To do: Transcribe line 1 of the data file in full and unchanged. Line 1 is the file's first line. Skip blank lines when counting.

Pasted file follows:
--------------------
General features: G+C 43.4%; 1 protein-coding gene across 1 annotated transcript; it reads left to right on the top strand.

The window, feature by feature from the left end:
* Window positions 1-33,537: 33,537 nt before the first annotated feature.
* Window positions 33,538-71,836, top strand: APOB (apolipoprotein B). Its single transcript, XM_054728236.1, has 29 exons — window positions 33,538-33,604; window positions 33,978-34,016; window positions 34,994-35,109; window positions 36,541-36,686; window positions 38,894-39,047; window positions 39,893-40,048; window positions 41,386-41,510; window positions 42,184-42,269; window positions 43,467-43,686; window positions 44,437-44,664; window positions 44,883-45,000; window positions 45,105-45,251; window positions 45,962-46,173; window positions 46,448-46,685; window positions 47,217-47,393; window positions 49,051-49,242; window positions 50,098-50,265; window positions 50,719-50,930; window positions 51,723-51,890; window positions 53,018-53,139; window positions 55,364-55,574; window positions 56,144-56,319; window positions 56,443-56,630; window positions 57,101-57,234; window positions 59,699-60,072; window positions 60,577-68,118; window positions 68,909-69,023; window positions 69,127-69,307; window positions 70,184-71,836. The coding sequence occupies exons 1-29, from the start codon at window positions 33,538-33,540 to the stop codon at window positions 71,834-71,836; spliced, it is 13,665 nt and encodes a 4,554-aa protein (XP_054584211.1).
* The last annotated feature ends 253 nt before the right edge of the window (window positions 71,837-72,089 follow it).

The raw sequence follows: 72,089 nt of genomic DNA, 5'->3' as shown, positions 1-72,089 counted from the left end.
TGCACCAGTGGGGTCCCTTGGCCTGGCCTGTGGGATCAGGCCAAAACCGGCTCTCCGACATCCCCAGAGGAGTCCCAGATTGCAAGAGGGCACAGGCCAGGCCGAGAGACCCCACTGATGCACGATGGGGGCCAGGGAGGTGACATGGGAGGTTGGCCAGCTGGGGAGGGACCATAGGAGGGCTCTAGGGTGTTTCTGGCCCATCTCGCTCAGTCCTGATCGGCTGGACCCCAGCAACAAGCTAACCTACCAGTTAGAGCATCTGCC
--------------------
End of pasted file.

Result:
General features: G+C 43.4%; 1 protein-coding gene across 1 annotated transcript; it reads left to right on the top strand.